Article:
The list continued, including Paul Teronura (Otter, C, TEN) with his boyfriend, Moonshiners photographer Farallon (Otter); Dakota Bailey (Wolf), president of the Biloxi Mudpuppies fan club; Sam Gwosdz (Red Fox), general manager of the Williamsburg Minutemen; 2010 FBA Rookie of the Year JTigerclaw (Tiger, G, GAL); William Badd (Black Leopard, G, BGR) of the newly relocated Bangor Bantam; Kenny Henderson (Raccoon, F, DES) and Tazel Tawner (Vixen, G, DES) of the Des Moines Blanks; John Stoat (Stoat, G, SPO); N'duk Hunter (Mongoose, G, SAS); Krystal Bunny (Bunny, G, IDA); B-Hop's old rival and best friend Cheeto Wolfote (Wolfote, G, PLY); general manger of the Spokane Rapids, Nightfire Kitsura (Squnx); and Carter Clausen (Grey Wolf), head coach and general manager of the Tallahassee Typhoons.
And, of course, I noticed B-Hop's girlfriend Valencia Zeraus (Lioness, G, NWK) sitting on the floor across from the Thrust bench. Seriously. Everyone was there.
Including a small group of Lorain fans who had taken over a chunk of the lower bowl seating. Just as I noticed them, the lights went dark save for a spotlight on-- to my surprise-- the visitor's entrance. Bagpipe music was pumped into the PA system while the crowd became confused save for those Lorain fans who cheered all the louder. And their team gave them something to cheer about as the Lorain Police Department came marching out in lockstep and full Scottish regalia, escorting the Firestorm with them to the court. With the bagpipe, fife and drum sounding out "Amazing Grace", the Firestorm players strode out in red and orange kilts, which certainly got a bit of laughter from the crowd. Still, it was striking to watch the team very seriously, very purposefully come out to the court with swords held to their sides that they drew and held out pointing across the court. And then the lights came up again with the crowd booing and confused-- as was I. But the Firestorm fans loved what they saw and cheered for it.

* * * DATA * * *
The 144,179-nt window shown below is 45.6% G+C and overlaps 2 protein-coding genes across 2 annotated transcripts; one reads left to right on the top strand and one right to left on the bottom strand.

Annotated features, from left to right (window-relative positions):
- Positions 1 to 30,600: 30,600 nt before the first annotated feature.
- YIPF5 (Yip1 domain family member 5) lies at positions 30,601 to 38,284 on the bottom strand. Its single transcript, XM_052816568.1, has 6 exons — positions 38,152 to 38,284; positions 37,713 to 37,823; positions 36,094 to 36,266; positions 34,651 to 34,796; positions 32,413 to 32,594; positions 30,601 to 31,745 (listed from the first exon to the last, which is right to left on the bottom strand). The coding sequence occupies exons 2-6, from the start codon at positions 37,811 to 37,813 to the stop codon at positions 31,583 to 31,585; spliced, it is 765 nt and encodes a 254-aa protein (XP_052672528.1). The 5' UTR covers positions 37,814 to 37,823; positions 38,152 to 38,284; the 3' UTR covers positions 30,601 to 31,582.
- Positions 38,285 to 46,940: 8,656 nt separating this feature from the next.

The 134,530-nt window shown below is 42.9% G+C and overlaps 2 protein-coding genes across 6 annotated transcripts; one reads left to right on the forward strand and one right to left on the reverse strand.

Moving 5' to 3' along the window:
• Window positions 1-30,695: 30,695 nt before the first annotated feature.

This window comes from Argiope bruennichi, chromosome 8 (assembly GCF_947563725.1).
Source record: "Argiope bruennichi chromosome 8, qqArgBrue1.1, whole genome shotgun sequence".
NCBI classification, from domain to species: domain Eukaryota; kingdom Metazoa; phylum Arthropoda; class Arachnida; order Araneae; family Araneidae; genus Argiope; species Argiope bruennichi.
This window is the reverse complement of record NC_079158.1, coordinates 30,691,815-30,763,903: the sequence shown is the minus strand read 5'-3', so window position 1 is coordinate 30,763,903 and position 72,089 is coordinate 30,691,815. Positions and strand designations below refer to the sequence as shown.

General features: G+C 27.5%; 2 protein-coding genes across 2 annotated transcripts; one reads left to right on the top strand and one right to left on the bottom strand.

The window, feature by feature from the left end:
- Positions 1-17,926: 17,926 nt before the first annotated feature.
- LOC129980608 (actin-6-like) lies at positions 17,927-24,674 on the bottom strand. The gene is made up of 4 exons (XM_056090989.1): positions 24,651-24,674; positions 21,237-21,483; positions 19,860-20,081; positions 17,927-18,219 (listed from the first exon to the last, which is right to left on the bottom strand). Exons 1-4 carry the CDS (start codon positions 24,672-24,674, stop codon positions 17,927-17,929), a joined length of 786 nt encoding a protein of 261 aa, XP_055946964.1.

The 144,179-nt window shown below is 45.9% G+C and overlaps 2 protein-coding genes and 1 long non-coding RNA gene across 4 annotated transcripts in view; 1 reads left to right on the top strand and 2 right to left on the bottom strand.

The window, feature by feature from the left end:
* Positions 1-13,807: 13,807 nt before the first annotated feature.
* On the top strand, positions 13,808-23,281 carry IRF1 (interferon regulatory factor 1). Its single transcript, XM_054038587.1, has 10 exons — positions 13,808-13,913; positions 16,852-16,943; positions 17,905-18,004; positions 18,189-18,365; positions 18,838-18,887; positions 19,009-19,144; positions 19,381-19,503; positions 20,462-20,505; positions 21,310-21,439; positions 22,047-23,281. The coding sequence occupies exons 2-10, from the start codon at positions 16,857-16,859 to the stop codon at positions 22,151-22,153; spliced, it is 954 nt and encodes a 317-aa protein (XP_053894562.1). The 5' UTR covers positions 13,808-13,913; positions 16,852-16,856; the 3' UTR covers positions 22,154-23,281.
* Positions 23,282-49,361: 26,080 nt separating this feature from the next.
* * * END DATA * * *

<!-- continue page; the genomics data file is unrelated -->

I honestly don't know why Rabbit Valley Pavilion management allowed for the visitors to celebrate like that. But I have to admit-- I'm glad they did. This was a series full of emotion and contention, and there was something refreshing about the reminder that all of this is for the fans-- even the ones who traveled all the way from Ohio to come see this game.